How to make remote working inclusive for the deaf and blind



As remote working gains momentum amid the coronavirus pandemic, a multitude of opportunities may open up for people who may not have existed before.

For example, less focus on the desk can attract more people with disabilities into the workforce.

But for businesses, there are still many considerations to take into account when creating an inclusive remote environment for blind and deaf people.

Martin O’Kane of the Royal National Institute of Blind People in the UK said that in the case of visually impaired people, they can often use public transport to get to an office. Remote work may now present an opportunity for employers, but it will test their commitment to inclusiveness.

During the pandemic, video calling has become a cornerstone for many businesses to keep operations running smoothly, whether in team meetings or recruiting new talent.

Organizations like the RNIB and the Deafness Cognition and Language Research Center at University College London have published tips for employers on best practices for working remotely with the visually and hearing impaired.

But these guidelines are constantly evolving with the rapidly changing future of work.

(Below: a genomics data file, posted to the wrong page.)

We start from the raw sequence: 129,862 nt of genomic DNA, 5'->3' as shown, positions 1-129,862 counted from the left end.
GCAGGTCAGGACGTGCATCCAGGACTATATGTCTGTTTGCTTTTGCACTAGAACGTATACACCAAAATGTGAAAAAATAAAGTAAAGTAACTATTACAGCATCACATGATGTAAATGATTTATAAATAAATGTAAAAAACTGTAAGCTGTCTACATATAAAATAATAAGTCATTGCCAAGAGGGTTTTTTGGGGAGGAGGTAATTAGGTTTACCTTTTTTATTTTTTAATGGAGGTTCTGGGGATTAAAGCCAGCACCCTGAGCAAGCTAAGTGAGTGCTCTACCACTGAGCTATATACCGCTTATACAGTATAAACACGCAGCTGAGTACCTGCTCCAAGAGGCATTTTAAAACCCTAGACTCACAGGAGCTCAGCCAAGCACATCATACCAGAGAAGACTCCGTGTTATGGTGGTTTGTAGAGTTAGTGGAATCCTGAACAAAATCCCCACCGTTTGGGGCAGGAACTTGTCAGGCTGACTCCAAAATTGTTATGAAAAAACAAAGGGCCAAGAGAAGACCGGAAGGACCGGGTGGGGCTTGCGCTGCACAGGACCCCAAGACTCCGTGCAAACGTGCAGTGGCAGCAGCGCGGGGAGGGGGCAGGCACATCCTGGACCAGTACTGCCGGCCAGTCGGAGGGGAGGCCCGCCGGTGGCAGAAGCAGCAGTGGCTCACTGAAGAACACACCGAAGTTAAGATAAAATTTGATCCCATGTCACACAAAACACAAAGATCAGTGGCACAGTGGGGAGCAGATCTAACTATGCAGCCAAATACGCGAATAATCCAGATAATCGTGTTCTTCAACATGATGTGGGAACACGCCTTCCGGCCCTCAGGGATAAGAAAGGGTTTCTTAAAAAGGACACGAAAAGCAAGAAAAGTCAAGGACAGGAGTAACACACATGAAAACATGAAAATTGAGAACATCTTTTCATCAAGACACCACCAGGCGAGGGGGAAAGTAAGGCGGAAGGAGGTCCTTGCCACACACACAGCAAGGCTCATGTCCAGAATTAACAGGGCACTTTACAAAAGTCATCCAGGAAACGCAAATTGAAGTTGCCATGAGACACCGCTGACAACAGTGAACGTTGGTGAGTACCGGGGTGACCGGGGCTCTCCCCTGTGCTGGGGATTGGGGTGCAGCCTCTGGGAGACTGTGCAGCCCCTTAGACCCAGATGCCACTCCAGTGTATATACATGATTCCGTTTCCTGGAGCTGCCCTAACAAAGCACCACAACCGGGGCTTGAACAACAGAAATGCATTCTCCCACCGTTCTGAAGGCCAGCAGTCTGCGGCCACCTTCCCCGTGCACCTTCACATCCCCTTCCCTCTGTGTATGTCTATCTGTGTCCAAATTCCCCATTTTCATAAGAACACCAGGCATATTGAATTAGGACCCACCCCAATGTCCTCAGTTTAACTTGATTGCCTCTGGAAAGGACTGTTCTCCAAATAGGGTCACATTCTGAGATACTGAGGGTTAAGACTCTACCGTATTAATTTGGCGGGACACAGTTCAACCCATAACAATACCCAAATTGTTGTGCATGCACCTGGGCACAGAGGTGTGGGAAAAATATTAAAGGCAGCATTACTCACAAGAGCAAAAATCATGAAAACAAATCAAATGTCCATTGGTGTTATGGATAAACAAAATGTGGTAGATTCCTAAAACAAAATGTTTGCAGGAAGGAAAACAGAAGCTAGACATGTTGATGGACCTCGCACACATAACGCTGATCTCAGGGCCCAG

“If you have vision loss, you’re probably using types of technology that will allow you to read information, which could be magnification or voice reading software,” O’Kane said.

“The bottom line for an employer is to make sure that the system you are using is compatible with this software.”

A spokesperson for DCAL said the organization was “determining how we are going to handle this mixed working method.”

“It is essential that the views of Deaf people and their lived experiences are taken into account so that any improvement in technology is really what Deaf people want and need. Not what hearing [people] think they want and need. “

Technological tools

Technological tools, especially for communication and video conferencing, offer employers ways to retain their staff, but it is not always a simple option.

Gilles Bertaux, CEO of Livestorm, a French video conferencing and webinar platform, said he is currently making changes to his platform to better serve the visually impaired.

“In our online meeting room, we try to meet the standards for blind people based on the ARIA specifications,” said Bertaux, referring to a set of standards for web accessibility from the World Wide Web Consortium.

“It is primarily intended for the visually impaired or blind. Concretely, it allows anyone to navigate the Livestorm room with their keyboard. We will work hard on it next year to improve it again.”

He added that his design team is also working on filters to increase color contrast on calls, which will make people and objects more discernible.

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For staff who are deaf or hard of hearing, real-time captioning and closed captioning on video calls is still a nascent but evolving technology with major platforms like Zoom and Google Meet implementing live audio captioning. .